Hunstanton Lighthouse is located on the clifftop overlooking The Wash, in West Norfolk.
Around 1272 a chapel was built on the cliffs overlooking St Edmund’s Point. It quickly became an established seamark pinpointing the entrance to The Wash. After many years, the old chapel fell into decay. A conventional lighthouse superseded the chapel and became known to sailors as “The Chapel Light”.
In 1663 a syndicate of Lynn merchants proposed a lighthouse to indicate the entrance to The Wash. By 3rd June 1665, a pair of lighthouse towers had been established beside the old chapel on Hunstanton cliff. These towers were first lit in October 1665, originally from a coal-fired light and a front light illuminated by candles. The two lights formed a pair of leading lights that would guide ships safely through a passage between Sunk Sand and the Stubborn Sand.
The front light was discontinued in the first half of the 18th century due to changes in the coastline. In 1777 a devastating fire occurred, and the remaining tower was destroyed and had to be rebuilt. This new tower stood upon Hunstanton cliff and was built of timber. A brilliant new light was displayed for the first time in 1778. Ezekiel Walker installed a number of reflectors with an oil lamp.
On 21st February 1828, Lynn Well Lightvessel was established at the head of the Long Sand, in the mouth of The Wash. This brought about significant improvements to the lighting of the estuary.
By 1832 lighting improvements were made to the lighthouse. The leaseholder Samuel Lane was granted an extension to maintain the lighthouse and continue to collect the tolls. When he died in April 1835, ownership was transferred to his son Frederick. He sought permission from Trinity House to change the reflectors shining over the Roaring Middle Sand to red.
In August 1836, Trinity House purchased the lease and made plans to replace the timber lighthouse, which had now been standing for 60 years.
The new light housed Argand lamps and polished reflectors. The red reflectors facing the Roaring Middle Sand were maintained. However, the remaining arc of its coverage displayed a fixed white light, exhibited for the first time in September 1840.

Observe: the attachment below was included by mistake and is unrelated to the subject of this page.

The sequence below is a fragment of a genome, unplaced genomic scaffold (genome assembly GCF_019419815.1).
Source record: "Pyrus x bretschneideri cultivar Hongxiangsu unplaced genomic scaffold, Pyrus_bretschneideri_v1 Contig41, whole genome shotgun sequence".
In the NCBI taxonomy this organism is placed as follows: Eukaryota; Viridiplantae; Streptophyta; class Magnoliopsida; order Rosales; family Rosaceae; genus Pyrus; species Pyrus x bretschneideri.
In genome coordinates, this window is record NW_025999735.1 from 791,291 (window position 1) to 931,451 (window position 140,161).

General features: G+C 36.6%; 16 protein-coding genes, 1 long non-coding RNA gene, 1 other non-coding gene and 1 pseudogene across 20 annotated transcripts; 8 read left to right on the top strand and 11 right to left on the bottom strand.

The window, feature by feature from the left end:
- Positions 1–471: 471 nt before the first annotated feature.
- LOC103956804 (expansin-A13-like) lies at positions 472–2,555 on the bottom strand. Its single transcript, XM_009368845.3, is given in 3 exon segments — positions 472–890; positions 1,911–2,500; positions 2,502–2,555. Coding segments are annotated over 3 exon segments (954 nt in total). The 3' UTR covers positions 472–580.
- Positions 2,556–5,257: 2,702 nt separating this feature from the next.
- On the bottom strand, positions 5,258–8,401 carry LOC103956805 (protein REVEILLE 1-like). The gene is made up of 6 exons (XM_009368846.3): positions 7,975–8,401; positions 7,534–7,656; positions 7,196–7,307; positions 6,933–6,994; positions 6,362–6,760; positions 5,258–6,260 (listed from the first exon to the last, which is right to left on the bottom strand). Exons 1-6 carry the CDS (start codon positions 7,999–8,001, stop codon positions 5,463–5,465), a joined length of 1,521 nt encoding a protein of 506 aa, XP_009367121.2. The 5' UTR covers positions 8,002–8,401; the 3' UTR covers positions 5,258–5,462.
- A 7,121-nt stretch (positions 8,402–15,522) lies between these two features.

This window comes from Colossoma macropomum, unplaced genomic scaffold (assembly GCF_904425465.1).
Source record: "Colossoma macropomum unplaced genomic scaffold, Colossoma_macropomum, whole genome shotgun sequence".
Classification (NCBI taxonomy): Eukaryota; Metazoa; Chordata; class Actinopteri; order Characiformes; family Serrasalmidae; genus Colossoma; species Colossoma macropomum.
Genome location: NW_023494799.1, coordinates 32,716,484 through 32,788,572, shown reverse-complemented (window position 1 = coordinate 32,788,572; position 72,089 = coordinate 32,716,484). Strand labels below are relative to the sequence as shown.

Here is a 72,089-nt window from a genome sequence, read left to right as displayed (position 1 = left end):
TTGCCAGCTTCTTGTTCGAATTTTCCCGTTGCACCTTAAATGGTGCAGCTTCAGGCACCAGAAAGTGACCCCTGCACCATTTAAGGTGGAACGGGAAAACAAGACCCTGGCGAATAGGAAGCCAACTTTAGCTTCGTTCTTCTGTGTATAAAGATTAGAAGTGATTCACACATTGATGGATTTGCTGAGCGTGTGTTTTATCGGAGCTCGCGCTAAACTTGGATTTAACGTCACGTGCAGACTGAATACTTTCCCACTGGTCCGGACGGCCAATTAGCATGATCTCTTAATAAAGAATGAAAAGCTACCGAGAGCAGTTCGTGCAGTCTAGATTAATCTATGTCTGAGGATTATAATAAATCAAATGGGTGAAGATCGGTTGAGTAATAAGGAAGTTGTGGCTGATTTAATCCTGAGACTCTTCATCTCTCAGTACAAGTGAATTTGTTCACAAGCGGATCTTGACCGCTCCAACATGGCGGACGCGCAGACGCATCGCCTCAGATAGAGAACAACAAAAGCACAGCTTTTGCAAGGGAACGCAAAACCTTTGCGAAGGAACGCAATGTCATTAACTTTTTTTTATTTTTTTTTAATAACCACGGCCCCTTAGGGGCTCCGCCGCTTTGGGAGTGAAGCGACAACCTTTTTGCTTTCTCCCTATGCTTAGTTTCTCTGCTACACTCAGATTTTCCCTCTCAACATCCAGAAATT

In the late 19th century, the lighthouse was painted with two broad red bands. From 1872 through to 1907, a chain of floating lights rendered the presence of a light on the cliff at Hunstanton superfluous.
During the First World War, the lighthouse was used as an Admiralty Wireless Station. The station was rumoured to be intercepting German messages and breaking their codes.
Early in 1921, Trinity House announced its intention to discontinue the light. It was displayed for the last time on the night of 29th September 1921.
On Thursday 5th January 1922, at Hunstanton Town Hall, the lighthouse property was sold at auction for £1,300. It was purchased by the owner of the Hunstanton Estate, Mr Charles Alfred le Strange. Trinity House removed the lantern and its lighting equipment.
Between the two World Wars, the decapitated tower stood unused, whilst the ancillary premises were used as a café and tea rooms. At the Second World War outbreak in 1939, the former lighthouse was commandeered by the military authorities. It was used as an observation post and gunnery control and resulted in a brickwork extension above the gallery. Shortly after the War, the lighthouse was acquired by Hunstanton Urban District Council. They leased it, firstly as a commercial enterprise, probably tea rooms, and later as living accommodation.
In 1964 the former lighthouse was put up for sale and purchased by a private bidder. Extensive alterations were carried out, and in 1965 one of the keepers’ cottages was demolished. Additions were made to the remaining cottage. The tall chimney stacks, trademarks of Trinity House dwellings were also removed.